Cal Yachts

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Cal Yachts (also known as Jensen Marine and Cal Boats) was a manufacturer of performance oriented fiberglass sailboats from the 1960s to the 1980s. The Costa Mesa, California, headquartered company was founded in 1957, among the earliest of all-fiberglass, mass-production sailboat builders. Although the brand has been out of production since 1989,[1] the existing fleet is still substantially active in racing and cruising.

Cal Yachts
FormerlyJensen Marine Corporation, Cal Boats
IndustrySailboats, motor homes
Founded1957 (1957) in Costa Mesa, California
FounderJack Jensen
Defunct1989 (1989)
FateAcquired by Bangor Punta, Lear Siegler, Little Compton Yachts
HeadquartersCosta Mesa, California, US
BrandsCal, Balboa
Footnotes / references


Cal Yachts was originally named the Jensen Marine Corporation after the founder, Jack Jensen, a fiberglass boat builder. He sold his company to Bangor Punta Corporation in 1968.[2] Jensen later produced Ranger sailboats and a line of molded fiberglass recreational vehicles called "Balboa".

Nearly 18,000 boats were built under the Cal brand name. There were many different models – the first of the ultra-light, production ocean racers, the Cal 40 was inspired by ocean racer George Griffith, of the Los Angeles Yacht Club.[citation needed] Following Griffith's initial design, the Cal 40 was developed by naval architect C. William "Bill" Lapworth. Griffith sought out Jack Jensen to build the first boat, Persephone, but had to guarantee the sale of ten boats, which was quickly accomplished, even before the first boat was out of the mold. Lofting was performed by Willis Boyd. A major undertaking for its time and radically different from other production racing sailboats with its fin keel separated from a spade rudder mounted well aft, the Cal 40 astonished the yachting community[citation needed] by Don Salisbury's Hull #3 "Psyche" winning first overall in the 1965 Transpac with Griffith aboard. The Cal40 continues to rack up an impressive string of ocean racing victories more than five decades after its initial launch, winning major competitions such as the Newport-Bermuda Race as recently as 2022.[3] Among other ocean racing classics, Cal 40s still compete as a class in the Transpac from Los Angeles to Honolulu and in 2005 recorded 14 entries, more than any other production sailboat at any time in the century-long history of this, America's longest-running ocean yacht race.

The Cal 34 was also designed by Bill Lapworth. It was originally designed as a well built comfortable coastal cruising boat with a roomy cabin layout, large V-berth, and large cockpit. There were upgrades and improvements to the 34 over the last few years of its production to make it better for bluewater and long range cruising, with the hull being strengthened, a redesigned cockpit with a strong bridge deck and the steel support beam replaced with aluminum, but the hull shape remained the same. with the 34-III model was last produced in 1979. The Mk III model has its hull laid up stronger it could take more ballast but with sail area slightly reduced, so with having an SA/Disp ratio of 16.38, a Disp/L ratio of 259.08 and a ballast/disp ratio of 45.58, it is set up well to be a much stronger ocean cruiser than the first model, with good performance in speed and pointing ability, and a more than adequate righting ability. The later models had, in addition to more ballast, a higher aspect rig, and a newer and more comfortable cabin layout.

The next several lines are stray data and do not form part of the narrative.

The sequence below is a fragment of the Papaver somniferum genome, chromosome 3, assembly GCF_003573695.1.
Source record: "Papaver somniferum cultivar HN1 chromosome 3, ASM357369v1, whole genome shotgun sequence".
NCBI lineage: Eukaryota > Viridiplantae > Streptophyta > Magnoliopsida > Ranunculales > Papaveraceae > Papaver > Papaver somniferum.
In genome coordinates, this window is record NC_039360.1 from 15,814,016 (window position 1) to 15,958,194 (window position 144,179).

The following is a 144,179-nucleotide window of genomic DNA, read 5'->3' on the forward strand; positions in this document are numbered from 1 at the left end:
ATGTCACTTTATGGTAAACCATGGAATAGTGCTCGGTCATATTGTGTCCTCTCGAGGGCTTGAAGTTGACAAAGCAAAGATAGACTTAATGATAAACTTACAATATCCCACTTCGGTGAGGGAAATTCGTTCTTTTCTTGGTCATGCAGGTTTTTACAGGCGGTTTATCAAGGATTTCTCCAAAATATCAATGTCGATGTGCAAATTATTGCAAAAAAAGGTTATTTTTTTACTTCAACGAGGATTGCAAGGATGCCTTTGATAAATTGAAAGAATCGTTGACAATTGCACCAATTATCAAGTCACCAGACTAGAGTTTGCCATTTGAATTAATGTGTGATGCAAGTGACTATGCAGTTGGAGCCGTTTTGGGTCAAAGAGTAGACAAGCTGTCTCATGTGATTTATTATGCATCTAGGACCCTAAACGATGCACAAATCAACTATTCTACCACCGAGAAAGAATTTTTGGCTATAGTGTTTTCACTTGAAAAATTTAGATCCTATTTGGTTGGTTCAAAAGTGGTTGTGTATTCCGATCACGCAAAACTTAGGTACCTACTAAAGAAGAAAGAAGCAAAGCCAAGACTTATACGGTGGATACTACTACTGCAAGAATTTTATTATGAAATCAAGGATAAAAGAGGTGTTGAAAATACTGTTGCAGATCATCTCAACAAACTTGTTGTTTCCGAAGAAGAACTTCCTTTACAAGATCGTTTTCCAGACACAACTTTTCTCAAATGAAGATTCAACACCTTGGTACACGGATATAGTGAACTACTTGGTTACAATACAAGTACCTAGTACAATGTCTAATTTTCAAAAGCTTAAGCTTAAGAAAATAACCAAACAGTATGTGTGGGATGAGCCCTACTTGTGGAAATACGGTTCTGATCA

Also worthy of mention as a popular model, is the Cal 27.

The Jensen-Lapworth collaboration resulted in some competitive racer/cruiser sailboats. If the PHRF ratings below are compared to those of recent hull designs, it will be found that the Cal designs are relatively fast boats. This is one of the reasons these ruggedly built and surprisingly affordable[clarification needed] boats remain popular nearly fifty years after they first appeared in the recreational marine marketplace.

The Cal 20 Fleet recently[when?] celebrated its 50th year concluding its National Championship regatta with 53 boats entered at Alamitos Bay and Long Beach Yacht Clubs in Southern California.


In popular cultureEdit

All Is Lost, the 2013 American survival film written and directed by J. C. Chandor and starring Robert Redford, includes turtling and sinking of the Cal 39 sailboat and the liferaft amidst the myriad disasters befalling the protagonist. Three of the yachts were used in production.

See alsoEdit


  1. ^ a b "Jensen Marine/Cal Boats Archives - sailboatdata". Retrieved May 23, 2023.
  2. ^ "CAL Boats by Jensen Marine Collections". Retrieved May 23, 2023.
  3. ^ "Illusion, Warrior Won, Prevail, Argo, and Groupe 5 Victorious in 2022 Bermuda Race - Newport Bermuda Race". Retrieved April 20, 2023.

Further readingEdit

  • Spurr, Daniel. Heart of GLASS, Fiberglass Boats And The Men Who Made Them, Ragged Mountain Press; 1999 ISBN 0-07-157983-4
  • Mate, Ferenc. Best Boats to Build or Buy, Albatros Publishing House, 1982
  • Jones, Gregory. The American Sailboat, MBI Publishing, 2002

External linksEdit

  • website that covers the history of Jensen Marine